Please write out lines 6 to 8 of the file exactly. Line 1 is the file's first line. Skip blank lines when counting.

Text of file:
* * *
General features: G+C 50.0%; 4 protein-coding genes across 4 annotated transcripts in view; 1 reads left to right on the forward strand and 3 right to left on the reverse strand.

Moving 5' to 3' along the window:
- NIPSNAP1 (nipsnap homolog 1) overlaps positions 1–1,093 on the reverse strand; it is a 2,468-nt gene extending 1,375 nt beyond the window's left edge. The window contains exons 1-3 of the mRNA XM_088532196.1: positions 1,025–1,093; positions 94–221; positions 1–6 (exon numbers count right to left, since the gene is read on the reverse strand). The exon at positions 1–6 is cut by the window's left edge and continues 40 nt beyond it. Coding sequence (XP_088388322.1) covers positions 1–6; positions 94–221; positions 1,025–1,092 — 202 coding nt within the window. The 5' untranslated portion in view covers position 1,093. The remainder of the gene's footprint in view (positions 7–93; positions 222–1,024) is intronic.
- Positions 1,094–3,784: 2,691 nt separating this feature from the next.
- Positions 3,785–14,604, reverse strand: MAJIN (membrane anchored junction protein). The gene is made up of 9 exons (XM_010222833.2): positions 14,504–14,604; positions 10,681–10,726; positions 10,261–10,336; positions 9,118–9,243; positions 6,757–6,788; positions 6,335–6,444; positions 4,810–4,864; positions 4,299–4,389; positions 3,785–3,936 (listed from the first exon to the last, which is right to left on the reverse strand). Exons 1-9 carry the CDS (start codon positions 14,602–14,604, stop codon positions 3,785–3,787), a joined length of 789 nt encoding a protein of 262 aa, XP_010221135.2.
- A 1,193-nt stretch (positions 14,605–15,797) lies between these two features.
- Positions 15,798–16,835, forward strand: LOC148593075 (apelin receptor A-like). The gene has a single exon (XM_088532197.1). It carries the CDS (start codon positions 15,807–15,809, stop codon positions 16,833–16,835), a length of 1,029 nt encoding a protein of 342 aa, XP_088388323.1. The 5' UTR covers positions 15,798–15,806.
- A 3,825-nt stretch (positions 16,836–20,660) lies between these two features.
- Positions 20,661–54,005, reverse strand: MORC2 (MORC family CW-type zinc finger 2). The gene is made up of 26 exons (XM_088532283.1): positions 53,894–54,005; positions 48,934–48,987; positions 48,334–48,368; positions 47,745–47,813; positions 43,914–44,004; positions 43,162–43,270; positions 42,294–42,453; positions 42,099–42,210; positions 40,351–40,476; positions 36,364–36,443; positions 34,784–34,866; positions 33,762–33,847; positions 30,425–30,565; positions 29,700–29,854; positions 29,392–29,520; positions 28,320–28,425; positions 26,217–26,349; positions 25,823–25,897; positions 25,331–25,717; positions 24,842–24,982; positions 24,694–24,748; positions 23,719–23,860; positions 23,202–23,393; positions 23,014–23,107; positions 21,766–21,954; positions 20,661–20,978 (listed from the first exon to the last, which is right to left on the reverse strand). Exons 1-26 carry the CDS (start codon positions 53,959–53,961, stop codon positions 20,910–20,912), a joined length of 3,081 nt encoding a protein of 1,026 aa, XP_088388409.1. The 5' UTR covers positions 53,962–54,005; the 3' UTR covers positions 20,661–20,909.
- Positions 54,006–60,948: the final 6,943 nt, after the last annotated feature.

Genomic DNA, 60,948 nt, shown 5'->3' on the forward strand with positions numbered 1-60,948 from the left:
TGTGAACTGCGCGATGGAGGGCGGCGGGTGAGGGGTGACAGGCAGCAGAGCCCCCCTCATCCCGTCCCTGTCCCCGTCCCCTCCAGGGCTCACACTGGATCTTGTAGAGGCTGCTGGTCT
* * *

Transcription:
- A 1,193-nt stretch (positions 14,605–15,797) lies between these two features.
- Positions 15,798–16,835, forward strand: LOC148593075 (apelin receptor A-like). The gene has a single exon (XM_088532197.1). It carries the CDS (start codon positions 15,807–15,809, stop codon positions 16,833–16,835), a length of 1,029 nt encoding a protein of 342 aa, XP_088388323.1. The 5' UTR covers positions 15,798–15,806.
- A 3,825-nt stretch (positions 16,836–20,660) lies between these two features.